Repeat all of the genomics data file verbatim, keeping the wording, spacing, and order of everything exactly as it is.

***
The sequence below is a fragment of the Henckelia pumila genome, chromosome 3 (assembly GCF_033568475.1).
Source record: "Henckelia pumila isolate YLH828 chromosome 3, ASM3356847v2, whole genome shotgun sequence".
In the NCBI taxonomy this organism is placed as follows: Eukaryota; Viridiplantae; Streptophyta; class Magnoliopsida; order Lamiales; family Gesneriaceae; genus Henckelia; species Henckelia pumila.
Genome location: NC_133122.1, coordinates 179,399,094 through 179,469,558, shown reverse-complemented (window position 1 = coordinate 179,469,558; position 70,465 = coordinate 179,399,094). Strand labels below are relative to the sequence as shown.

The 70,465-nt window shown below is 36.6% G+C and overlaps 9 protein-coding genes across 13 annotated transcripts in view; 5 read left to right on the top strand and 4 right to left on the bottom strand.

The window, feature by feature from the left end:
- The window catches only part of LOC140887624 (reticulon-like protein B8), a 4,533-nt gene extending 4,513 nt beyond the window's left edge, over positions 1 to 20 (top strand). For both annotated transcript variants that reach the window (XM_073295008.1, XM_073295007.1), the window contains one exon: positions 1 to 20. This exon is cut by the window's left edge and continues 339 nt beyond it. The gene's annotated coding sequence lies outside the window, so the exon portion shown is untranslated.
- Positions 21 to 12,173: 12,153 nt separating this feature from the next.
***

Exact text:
The sequence below is a fragment of the Henckelia pumila genome, chromosome 3 (assembly GCF_033568475.1).
Source record: "Henckelia pumila isolate YLH828 chromosome 3, ASM3356847v2, whole genome shotgun sequence".
In the NCBI taxonomy this organism is placed as follows: Eukaryota; Viridiplantae; Streptophyta; class Magnoliopsida; order Lamiales; family Gesneriaceae; genus Henckelia; species Henckelia pumila.
Genome location: NC_133122.1, coordinates 179,399,094 through 179,469,558, shown reverse-complemented (window position 1 = coordinate 179,469,558; position 70,465 = coordinate 179,399,094). Strand labels below are relative to the sequence as shown.

The 70,465-nt window shown below is 36.6% G+C and overlaps 9 protein-coding genes across 13 annotated transcripts in view; 5 read left to right on the top strand and 4 right to left on the bottom strand.

The window, feature by feature from the left end:
- The window catches only part of LOC140887624 (reticulon-like protein B8), a 4,533-nt gene extending 4,513 nt beyond the window's left edge, over positions 1 to 20 (top strand). For both annotated transcript variants that reach the window (XM_073295008.1, XM_073295007.1), the window contains one exon: positions 1 to 20. This exon is cut by the window's left edge and continues 339 nt beyond it. The gene's annotated coding sequence lies outside the window, so the exon portion shown is untranslated.
- Positions 21 to 12,173: 12,153 nt separating this feature from the next.